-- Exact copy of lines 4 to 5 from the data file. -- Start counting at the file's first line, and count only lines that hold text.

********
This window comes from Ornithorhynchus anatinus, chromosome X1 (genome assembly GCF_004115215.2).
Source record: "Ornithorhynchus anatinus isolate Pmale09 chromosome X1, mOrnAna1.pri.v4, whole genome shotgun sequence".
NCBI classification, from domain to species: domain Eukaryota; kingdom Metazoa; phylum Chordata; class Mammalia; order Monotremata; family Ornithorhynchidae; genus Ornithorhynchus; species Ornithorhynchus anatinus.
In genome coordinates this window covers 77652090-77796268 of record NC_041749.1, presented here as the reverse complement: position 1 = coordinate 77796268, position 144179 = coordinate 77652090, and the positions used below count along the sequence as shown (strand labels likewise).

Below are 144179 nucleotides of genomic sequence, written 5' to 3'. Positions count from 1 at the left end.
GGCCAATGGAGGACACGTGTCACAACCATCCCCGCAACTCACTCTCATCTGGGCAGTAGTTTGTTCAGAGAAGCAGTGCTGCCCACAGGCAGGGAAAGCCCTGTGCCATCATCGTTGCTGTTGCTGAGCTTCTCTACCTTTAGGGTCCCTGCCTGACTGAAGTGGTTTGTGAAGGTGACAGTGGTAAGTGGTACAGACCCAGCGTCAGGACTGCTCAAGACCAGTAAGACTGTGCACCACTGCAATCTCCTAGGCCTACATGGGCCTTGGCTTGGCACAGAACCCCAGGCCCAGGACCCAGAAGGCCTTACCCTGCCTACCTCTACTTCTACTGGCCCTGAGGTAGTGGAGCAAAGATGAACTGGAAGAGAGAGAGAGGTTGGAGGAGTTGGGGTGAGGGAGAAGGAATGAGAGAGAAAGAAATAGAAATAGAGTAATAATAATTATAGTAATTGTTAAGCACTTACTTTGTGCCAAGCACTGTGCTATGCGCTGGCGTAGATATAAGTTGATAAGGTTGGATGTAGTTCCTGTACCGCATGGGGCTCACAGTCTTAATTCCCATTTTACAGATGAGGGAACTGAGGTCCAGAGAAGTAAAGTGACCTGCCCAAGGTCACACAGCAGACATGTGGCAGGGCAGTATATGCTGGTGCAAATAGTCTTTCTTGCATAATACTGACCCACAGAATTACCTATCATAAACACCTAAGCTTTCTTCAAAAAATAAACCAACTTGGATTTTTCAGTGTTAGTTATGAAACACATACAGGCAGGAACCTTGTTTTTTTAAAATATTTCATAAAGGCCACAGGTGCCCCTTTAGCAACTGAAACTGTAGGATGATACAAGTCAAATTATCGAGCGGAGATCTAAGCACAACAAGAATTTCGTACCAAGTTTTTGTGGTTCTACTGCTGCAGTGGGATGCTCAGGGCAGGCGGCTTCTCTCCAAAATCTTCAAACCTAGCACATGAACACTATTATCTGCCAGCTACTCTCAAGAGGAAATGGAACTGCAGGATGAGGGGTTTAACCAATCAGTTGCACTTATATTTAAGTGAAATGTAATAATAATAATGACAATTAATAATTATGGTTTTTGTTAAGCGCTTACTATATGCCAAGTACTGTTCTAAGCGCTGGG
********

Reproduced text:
In genome coordinates this window covers 77652090-77796268 of record NC_041749.1, presented here as the reverse complement: position 1 = coordinate 77796268, position 144179 = coordinate 77652090, and the positions used below count along the sequence as shown (strand labels likewise).

Below are 144179 nucleotides of genomic sequence, written 5' to 3'. Positions count from 1 at the left end.